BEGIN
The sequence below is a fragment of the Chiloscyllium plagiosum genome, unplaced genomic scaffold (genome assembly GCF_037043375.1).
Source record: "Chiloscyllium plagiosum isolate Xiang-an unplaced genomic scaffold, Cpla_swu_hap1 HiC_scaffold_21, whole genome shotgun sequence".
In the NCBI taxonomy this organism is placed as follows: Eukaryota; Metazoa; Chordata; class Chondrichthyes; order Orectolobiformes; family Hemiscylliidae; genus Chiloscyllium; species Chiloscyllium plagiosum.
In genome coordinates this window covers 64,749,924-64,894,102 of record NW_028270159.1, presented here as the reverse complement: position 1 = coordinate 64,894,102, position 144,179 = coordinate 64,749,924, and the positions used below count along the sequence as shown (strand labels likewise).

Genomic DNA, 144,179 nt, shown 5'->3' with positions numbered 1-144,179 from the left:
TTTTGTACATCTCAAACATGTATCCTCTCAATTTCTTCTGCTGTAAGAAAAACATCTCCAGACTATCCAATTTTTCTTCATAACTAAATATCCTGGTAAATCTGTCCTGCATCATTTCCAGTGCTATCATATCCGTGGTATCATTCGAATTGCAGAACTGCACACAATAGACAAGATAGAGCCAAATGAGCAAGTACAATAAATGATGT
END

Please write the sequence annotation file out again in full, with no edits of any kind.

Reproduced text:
The sequence below is a fragment of the Chiloscyllium plagiosum genome, unplaced genomic scaffold (genome assembly GCF_037043375.1).
Source record: "Chiloscyllium plagiosum isolate Xiang-an unplaced genomic scaffold, Cpla_swu_hap1 HiC_scaffold_21, whole genome shotgun sequence".
In the NCBI taxonomy this organism is placed as follows: Eukaryota; Metazoa; Chordata; class Chondrichthyes; order Orectolobiformes; family Hemiscylliidae; genus Chiloscyllium; species Chiloscyllium plagiosum.
In genome coordinates this window covers 64,749,924-64,894,102 of record NW_028270159.1, presented here as the reverse complement: position 1 = coordinate 64,894,102, position 144,179 = coordinate 64,749,924, and the positions used below count along the sequence as shown (strand labels likewise).

Genomic DNA, 144,179 nt, shown 5'->3' with positions numbered 1-144,179 from the left:
TTTTGTACATCTCAAACATGTATCCTCTCAATTTCTTCTGCTGTAAGAAAAACATCTCCAGACTATCCAATTTTTCTTCATAACTAAATATCCTGGTAAATCTGTCCTGCATCATTTCCAGTGCTATCATATCCGTGGTATCATTCGAATTGCAGAACTGCACACAATAGACAAGATAGAGCCAAATGAGCAAGTACAATAAATGATGT